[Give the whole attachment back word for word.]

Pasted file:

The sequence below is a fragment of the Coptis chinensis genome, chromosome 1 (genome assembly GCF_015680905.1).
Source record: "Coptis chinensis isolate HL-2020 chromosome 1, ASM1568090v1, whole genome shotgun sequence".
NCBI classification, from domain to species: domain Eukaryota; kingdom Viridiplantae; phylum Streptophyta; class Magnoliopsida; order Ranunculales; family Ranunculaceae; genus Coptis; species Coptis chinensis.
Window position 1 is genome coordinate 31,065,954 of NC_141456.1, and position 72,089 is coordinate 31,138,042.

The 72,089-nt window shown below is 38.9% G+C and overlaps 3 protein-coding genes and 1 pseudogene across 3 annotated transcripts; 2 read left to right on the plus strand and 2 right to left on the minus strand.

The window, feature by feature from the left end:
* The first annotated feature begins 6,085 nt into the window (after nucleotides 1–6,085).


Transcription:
The sequence below is a fragment of the Coptis chinensis genome, chromosome 1 (genome assembly GCF_015680905.1).
Source record: "Coptis chinensis isolate HL-2020 chromosome 1, ASM1568090v1, whole genome shotgun sequence".
NCBI classification, from domain to species: domain Eukaryota; kingdom Viridiplantae; phylum Streptophyta; class Magnoliopsida; order Ranunculales; family Ranunculaceae; genus Coptis; species Coptis chinensis.
Window position 1 is genome coordinate 31,065,954 of NC_141456.1, and position 72,089 is coordinate 31,138,042.

The 72,089-nt window shown below is 38.9% G+C and overlaps 3 protein-coding genes and 1 pseudogene across 3 annotated transcripts; 2 read left to right on the plus strand and 2 right to left on the minus strand.

The window, feature by feature from the left end:
* The first annotated feature begins 6,085 nt into the window (after nucleotides 1–6,085).